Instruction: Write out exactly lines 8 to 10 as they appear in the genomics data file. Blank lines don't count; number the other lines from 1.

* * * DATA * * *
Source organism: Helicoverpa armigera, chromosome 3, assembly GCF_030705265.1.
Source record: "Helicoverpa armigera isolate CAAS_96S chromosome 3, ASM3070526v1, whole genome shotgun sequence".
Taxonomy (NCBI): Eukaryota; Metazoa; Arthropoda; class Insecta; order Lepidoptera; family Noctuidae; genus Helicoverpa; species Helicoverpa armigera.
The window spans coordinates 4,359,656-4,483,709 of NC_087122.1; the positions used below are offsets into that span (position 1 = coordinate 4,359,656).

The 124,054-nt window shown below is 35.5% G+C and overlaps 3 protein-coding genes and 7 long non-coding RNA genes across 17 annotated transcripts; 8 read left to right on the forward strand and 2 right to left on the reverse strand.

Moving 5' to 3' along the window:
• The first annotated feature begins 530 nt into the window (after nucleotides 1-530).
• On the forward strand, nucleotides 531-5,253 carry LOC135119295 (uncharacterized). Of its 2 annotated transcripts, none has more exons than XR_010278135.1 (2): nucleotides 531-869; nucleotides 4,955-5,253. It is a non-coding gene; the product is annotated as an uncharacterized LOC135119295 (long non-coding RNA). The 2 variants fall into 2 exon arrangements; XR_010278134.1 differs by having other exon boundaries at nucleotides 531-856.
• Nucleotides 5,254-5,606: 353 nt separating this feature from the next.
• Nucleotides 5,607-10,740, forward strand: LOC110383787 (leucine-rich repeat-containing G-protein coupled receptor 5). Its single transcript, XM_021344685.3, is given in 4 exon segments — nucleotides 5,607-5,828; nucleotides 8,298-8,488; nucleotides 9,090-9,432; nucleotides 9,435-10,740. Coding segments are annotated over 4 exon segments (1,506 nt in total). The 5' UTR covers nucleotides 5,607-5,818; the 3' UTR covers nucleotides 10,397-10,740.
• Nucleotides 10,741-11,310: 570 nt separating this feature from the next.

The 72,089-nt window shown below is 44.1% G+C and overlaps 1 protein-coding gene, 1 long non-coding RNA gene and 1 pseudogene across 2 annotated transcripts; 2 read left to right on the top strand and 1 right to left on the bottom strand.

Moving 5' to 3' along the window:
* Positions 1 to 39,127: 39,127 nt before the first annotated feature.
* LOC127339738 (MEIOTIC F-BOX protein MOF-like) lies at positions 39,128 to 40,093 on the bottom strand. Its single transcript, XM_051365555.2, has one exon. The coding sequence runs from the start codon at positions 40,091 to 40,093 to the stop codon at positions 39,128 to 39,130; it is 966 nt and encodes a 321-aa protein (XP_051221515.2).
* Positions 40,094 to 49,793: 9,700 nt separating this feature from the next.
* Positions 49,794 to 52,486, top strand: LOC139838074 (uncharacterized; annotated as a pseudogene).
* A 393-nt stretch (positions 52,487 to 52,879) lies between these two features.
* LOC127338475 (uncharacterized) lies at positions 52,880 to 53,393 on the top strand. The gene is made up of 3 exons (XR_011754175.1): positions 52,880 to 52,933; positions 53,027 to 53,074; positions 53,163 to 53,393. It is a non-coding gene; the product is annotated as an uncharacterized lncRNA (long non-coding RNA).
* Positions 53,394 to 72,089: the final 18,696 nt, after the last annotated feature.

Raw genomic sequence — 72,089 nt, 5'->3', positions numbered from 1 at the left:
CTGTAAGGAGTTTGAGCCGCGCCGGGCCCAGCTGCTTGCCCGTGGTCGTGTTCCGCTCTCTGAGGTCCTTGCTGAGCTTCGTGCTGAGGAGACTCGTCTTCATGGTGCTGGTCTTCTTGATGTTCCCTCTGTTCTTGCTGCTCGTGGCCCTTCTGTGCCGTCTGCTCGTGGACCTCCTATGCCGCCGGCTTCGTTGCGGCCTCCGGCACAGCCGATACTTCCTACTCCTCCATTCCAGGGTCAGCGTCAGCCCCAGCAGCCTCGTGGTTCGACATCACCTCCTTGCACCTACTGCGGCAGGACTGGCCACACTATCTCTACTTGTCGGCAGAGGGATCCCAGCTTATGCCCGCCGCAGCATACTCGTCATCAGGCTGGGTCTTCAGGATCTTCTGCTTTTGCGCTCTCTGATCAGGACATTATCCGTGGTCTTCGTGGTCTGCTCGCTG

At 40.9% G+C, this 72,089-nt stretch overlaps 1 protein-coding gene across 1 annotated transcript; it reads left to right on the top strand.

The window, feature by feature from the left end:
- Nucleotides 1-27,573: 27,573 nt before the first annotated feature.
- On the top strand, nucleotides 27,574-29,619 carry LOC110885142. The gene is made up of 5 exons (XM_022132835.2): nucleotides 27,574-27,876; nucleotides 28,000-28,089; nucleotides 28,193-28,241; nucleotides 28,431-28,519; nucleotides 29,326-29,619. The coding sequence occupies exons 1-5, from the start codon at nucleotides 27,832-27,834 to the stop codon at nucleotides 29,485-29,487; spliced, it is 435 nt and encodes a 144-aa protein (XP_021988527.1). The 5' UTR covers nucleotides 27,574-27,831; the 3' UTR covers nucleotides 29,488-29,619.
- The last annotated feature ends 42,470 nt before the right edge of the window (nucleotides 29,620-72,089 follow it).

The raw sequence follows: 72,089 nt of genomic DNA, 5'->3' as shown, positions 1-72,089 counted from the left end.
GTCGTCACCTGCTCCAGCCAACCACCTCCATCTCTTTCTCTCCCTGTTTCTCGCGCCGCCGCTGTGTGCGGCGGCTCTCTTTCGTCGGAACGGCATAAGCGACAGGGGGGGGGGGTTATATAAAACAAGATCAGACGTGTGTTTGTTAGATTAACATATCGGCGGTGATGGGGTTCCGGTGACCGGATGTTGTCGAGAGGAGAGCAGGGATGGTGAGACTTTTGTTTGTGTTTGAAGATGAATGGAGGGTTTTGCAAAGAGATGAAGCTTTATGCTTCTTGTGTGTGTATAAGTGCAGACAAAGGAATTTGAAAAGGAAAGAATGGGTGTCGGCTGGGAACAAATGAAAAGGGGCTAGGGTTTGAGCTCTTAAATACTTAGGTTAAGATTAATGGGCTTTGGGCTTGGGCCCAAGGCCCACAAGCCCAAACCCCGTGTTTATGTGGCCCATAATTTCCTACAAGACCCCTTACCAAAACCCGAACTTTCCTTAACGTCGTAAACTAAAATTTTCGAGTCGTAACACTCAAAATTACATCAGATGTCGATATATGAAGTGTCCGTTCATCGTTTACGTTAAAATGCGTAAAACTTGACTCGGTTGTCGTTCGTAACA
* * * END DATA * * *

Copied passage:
• On the forward strand, nucleotides 531-5,253 carry LOC135119295 (uncharacterized). Of its 2 annotated transcripts, none has more exons than XR_010278135.1 (2): nucleotides 531-869; nucleotides 4,955-5,253. It is a non-coding gene; the product is annotated as an uncharacterized LOC135119295 (long non-coding RNA). The 2 variants fall into 2 exon arrangements; XR_010278134.1 differs by having other exon boundaries at nucleotides 531-856.
• Nucleotides 5,254-5,606: 353 nt separating this feature from the next.
• Nucleotides 5,607-10,740, forward strand: LOC110383787 (leucine-rich repeat-containing G-protein coupled receptor 5). Its single transcript, XM_021344685.3, is given in 4 exon segments — nucleotides 5,607-5,828; nucleotides 8,298-8,488; nucleotides 9,090-9,432; nucleotides 9,435-10,740. Coding segments are annotated over 4 exon segments (1,506 nt in total). The 5' UTR covers nucleotides 5,607-5,818; the 3' UTR covers nucleotides 10,397-10,740.